Vascular Occlusion and Sequential Compression for Recovery After Resistance Exercise

    loading  Checking for direct PDF access through Ovid

Abstract

Northey, JM, Rattray, B, Argus, CK, Etxebarria, N, and Driller, MW. Vascular occlusion and sequential compression for recovery after resistance exercise. J Strength Cond Res 30(2): 533–539, 2016—The purpose of this study was to evaluate vascular occlusion (OCC) and sequential intermittent pneumatic compression (SIPC) as recovery strategies after fatiguing resistance exercise. Twelve strength-trained male participants (age: 24.0 ± 6.3 years, height: 180.4 ± 9.7 cm, and weight: 84.8 ± 9.6 kg) participated in a randomized cross-over study. Participants performed a fatiguing resistance exercise bout consisting of 10 sets with 10 repetitions of back squats at 70% 1 repetition maximum with 3-minute rest between sets. Outcome measures of perceived recovery status, muscle soreness, concentric peak isokinetic torque of the quadriceps, squat jump (SJ) height, and countermovement jump (CMJ) height were taken before the fatiguing resistance exercise bout and repeated immediately post, 1 hour, and 24 hours later. Immediately after the postexercise measures, participants undertook 1 of the 3 recovery strategies: OCC, SIPC, and a passive control (CON). Concentric peak isokinetic torque of the quadriceps was decreased significantly immediately post and 1 hour after the fatiguing resistance exercise bout compared with baseline values (p ≤ 0.05). Mean SJ and CMJ jump height decreased significantly immediately post and 1 hour compared with baseline measures, but only the SJ was significantly decreased at 24 hours. There were no significant differences between conditions for any of the postexercise measures (p > 0.05). In conclusion, this study indicates that OCC and SIPC are not effective for attenuating muscle performance loss after a fatiguing resistance exercise bout relative to passive recovery.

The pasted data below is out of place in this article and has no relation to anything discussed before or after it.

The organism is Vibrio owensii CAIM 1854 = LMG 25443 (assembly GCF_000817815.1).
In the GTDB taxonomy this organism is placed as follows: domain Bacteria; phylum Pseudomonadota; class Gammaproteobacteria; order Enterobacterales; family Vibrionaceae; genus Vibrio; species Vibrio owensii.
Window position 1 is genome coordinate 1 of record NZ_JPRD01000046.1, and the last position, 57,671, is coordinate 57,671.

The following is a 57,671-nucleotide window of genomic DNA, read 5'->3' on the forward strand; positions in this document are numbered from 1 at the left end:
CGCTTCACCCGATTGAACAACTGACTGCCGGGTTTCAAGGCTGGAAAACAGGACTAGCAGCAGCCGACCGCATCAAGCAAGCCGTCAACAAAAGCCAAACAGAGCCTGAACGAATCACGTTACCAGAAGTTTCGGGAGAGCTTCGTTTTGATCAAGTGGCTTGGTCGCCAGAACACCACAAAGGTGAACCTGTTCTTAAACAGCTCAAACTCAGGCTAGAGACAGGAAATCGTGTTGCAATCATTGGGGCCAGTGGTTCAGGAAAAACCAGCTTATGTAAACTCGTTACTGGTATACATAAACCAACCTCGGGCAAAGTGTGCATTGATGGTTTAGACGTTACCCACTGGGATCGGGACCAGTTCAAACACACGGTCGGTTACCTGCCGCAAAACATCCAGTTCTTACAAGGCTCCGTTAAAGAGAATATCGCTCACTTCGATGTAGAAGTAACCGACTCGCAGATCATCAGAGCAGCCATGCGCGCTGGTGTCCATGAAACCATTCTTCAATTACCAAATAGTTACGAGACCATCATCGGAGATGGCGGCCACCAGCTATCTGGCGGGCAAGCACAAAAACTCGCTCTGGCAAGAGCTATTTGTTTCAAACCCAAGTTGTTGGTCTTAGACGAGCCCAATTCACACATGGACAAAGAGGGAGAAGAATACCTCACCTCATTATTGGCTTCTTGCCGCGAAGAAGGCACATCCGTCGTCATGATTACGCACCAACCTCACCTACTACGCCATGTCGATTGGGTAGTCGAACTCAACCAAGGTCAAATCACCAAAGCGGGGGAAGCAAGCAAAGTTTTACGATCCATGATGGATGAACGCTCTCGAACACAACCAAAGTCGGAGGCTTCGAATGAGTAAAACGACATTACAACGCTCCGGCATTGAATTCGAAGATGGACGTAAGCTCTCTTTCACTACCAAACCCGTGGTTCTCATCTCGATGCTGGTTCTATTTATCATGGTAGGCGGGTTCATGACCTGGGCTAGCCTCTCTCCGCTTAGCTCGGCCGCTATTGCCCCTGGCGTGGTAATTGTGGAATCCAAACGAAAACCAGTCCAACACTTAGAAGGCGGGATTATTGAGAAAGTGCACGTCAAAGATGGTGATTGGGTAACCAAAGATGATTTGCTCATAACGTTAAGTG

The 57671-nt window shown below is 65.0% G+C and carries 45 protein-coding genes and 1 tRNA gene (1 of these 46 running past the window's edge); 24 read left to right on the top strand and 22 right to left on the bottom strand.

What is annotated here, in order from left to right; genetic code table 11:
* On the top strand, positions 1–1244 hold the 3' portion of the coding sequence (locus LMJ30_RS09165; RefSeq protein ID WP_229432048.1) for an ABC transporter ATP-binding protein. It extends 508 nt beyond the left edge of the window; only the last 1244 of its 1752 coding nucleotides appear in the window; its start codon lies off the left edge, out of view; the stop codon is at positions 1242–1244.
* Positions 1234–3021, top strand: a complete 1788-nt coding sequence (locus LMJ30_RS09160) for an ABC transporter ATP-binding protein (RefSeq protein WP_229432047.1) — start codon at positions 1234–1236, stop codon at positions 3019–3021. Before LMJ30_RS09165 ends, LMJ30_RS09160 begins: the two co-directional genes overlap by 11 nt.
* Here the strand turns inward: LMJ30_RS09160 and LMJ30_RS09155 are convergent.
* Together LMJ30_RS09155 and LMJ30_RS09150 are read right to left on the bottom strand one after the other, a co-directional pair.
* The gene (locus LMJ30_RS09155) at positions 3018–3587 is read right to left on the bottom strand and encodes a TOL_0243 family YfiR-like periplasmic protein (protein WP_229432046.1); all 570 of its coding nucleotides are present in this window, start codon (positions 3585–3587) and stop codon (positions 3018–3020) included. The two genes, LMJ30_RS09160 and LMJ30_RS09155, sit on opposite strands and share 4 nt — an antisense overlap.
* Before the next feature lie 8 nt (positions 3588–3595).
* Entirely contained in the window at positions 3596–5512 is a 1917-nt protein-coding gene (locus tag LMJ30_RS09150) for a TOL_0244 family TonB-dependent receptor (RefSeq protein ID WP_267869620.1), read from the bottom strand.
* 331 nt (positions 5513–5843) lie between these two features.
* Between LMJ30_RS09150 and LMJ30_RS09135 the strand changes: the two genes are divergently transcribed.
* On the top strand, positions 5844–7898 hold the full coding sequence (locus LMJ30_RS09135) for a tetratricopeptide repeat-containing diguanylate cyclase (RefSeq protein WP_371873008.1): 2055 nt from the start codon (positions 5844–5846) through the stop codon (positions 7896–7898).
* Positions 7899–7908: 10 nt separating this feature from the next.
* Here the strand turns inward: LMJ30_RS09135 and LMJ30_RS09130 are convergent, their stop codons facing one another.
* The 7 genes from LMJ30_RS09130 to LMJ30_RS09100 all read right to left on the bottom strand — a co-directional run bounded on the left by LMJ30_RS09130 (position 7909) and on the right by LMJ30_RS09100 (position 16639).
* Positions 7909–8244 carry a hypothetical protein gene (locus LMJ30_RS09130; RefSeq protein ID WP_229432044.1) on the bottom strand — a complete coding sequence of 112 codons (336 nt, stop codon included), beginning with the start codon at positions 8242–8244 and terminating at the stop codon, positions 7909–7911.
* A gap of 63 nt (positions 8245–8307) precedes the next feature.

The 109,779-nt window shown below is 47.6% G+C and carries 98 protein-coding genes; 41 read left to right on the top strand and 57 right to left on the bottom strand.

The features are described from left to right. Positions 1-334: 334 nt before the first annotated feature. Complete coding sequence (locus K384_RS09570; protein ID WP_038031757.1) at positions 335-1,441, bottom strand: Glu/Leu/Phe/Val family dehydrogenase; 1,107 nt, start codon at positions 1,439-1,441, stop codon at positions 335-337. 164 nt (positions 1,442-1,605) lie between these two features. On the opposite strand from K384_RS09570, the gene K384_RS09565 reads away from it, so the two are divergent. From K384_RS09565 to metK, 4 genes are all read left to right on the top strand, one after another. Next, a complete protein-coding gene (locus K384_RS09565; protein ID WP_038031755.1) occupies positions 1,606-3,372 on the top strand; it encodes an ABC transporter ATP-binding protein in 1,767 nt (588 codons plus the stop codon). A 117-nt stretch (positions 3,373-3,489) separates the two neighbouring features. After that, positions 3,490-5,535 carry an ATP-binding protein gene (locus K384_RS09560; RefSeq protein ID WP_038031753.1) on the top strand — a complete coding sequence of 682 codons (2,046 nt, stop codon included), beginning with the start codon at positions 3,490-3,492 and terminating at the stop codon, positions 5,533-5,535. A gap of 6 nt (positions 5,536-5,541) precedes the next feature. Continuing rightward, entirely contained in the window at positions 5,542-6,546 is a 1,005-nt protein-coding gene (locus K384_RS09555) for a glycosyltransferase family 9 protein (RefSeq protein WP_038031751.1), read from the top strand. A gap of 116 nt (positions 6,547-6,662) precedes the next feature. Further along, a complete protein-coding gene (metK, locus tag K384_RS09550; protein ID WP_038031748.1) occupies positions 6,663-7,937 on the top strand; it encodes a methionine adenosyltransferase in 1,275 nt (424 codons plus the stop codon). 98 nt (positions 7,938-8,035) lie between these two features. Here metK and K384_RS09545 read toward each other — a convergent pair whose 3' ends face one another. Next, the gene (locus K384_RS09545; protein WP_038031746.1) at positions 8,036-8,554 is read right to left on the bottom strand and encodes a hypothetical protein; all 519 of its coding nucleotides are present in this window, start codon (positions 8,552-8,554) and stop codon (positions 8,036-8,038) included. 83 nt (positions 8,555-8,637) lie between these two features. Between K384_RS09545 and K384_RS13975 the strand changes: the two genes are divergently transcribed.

Related Topics

    loading  Loading Related Articles